LEA 9. Revascularization and Growth Factor Injection: It Is Effective for Healing of Foot Ulcers

Diabetic foot ulcer (DFU) is a major health problem and remains a major cause of amputation across the world. Critical assessment of the relationship between peripheral artery disease, revascularization, and healing of DFU was performed. A new therapy has been claimed to prevent major amputations in advanced DFU. The intralesional injection of recombinant human epidermal growth factor (EGF) should often lead to satisfactory outcomes. The purpose of our study was to demonstrate the advantage of the combination of revascularization and EGF local infiltration in accelerating healing of DFU.
Source: Journal of Vascular Surgery - Category: Surgery Authors: Source Type: research

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Publication date: November 2019Source: The Journal of Foot and Ankle Surgery, Volume 58, Issue 6Author(s): Nicole K. Cates, Kaihua Wang, Jered M. Stowers, Christopher E. Attinger, Paul J. Kim, John S. SteinbergAbstractHeel ulcers have a significant impact on lower-extremity morbidity and confer high risk of major amputations. Treating these ulcers is difficult because of poor tissue coverage and the bony os calcis, often leading to proximal amputation. This case series shows the vertical contour calcanectomy (VCC) as a surgical alternative in functional limb salvage. Sixteen feet (14 patients) with recalcitrant heel wounds...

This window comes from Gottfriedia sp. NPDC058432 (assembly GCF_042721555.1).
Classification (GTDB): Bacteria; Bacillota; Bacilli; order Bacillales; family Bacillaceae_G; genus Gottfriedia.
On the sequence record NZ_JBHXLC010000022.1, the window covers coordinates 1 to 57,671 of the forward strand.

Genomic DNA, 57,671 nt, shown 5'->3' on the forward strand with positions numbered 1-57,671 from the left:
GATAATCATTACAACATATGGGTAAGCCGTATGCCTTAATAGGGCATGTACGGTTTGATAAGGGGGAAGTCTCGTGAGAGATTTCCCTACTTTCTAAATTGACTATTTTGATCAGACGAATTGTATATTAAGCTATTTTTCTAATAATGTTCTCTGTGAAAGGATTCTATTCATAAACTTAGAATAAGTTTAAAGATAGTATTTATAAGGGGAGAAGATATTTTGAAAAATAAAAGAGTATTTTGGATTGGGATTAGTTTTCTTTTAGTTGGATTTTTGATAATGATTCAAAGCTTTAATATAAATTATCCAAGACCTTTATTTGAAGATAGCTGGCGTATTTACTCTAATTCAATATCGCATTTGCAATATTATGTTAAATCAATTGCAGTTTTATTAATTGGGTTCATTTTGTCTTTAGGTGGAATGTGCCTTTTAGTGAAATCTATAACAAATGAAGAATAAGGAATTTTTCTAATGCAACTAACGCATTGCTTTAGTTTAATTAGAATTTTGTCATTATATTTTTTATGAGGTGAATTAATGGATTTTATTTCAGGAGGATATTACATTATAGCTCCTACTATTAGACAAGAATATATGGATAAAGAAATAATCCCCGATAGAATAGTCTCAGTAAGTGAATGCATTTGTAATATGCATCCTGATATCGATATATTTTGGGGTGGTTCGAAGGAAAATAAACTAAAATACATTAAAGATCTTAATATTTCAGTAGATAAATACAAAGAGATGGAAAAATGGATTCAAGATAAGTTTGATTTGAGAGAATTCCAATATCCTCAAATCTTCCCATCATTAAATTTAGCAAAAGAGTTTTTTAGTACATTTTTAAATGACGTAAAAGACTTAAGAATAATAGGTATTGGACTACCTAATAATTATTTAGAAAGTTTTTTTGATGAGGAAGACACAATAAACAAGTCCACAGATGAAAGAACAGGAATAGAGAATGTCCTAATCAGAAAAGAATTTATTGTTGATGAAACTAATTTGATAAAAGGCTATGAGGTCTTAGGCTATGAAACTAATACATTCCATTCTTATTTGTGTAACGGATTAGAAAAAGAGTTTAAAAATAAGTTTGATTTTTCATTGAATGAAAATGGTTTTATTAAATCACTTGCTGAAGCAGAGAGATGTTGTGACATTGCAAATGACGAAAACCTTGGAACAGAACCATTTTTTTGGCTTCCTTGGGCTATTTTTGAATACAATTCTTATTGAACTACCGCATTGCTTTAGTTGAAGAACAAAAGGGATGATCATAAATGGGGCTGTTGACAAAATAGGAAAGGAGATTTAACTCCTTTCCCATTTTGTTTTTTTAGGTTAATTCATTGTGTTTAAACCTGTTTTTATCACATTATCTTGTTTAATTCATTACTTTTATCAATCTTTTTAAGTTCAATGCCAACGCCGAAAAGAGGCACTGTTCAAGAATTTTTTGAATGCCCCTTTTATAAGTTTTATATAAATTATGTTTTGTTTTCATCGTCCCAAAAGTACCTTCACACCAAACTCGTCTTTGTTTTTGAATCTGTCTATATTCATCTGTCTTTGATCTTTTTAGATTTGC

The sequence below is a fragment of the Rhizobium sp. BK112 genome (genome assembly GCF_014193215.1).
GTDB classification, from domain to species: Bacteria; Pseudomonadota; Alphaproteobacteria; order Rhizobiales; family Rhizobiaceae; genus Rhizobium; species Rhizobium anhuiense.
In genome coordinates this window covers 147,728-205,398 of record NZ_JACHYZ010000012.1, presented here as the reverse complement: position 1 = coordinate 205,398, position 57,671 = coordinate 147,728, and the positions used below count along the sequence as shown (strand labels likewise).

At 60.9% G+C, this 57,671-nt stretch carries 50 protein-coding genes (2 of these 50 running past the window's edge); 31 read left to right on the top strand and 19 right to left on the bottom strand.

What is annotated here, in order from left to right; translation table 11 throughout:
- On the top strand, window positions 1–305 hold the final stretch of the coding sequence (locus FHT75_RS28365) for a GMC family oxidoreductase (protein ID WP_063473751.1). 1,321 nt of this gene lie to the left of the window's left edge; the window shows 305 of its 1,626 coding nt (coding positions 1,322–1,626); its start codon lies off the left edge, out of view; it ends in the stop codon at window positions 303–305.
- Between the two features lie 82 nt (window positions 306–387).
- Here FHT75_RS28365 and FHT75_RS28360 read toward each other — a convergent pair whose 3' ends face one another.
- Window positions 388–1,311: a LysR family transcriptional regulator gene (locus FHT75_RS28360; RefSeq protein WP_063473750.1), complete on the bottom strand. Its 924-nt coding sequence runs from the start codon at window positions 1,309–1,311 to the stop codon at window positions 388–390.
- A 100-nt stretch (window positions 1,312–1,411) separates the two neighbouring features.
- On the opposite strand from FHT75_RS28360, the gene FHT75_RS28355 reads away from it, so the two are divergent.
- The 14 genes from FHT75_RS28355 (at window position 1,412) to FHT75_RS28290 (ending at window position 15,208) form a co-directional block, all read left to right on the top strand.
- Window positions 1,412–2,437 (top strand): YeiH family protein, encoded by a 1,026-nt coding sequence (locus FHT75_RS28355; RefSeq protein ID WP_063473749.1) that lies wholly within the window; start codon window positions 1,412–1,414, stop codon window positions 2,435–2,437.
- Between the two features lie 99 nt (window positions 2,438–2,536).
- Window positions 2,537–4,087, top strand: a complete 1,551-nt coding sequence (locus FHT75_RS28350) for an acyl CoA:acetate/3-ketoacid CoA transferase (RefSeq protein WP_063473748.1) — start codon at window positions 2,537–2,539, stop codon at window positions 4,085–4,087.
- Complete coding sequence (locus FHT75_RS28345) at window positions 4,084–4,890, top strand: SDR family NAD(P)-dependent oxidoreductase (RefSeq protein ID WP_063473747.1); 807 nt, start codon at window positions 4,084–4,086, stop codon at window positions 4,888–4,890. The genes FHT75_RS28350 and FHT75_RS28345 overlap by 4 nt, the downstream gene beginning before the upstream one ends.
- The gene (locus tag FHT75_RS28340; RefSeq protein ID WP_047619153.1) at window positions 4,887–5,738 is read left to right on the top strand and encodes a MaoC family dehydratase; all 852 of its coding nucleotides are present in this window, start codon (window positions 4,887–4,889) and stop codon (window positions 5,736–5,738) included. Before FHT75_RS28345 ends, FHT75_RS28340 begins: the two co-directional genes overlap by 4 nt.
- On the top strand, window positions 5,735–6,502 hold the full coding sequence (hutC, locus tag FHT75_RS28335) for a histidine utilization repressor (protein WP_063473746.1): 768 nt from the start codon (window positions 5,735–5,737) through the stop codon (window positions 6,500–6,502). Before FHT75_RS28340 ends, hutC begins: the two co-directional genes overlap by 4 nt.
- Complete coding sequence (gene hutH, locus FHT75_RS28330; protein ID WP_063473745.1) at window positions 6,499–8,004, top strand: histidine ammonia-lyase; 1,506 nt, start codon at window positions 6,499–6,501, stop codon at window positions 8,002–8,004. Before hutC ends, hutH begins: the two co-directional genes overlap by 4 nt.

Source: The Journal of Foot and Ankle Surgery - Category: Orthopaedics Source Type: research
Publication date: November 2019Source: The Journal of Foot and Ankle Surgery, Volume 58, Issue 6Author(s): Nicole K. Cates, Tammer Elmarsafi, Taylor J. Bunka, Elliot T. Walters, Cameron M. Akbari, Caitlin Zarick, Karen K. Evans, John S. Steinberg, Christopher E. Attinger, Paul J. KimAbstractPostreconstructive outcomes were compared in diabetic patients with Charcot neuroarthropathy (CN) who had peripheral arterial disease (PAD) diagnosed with angiography versus patients who were diagnosed clinically. A retrospective review was performed of patients with diabetic CN requiring reconstruction secondary to ulceration and/or ac...
Source: The Journal of Foot and Ankle Surgery - Category: Orthopaedics Source Type: research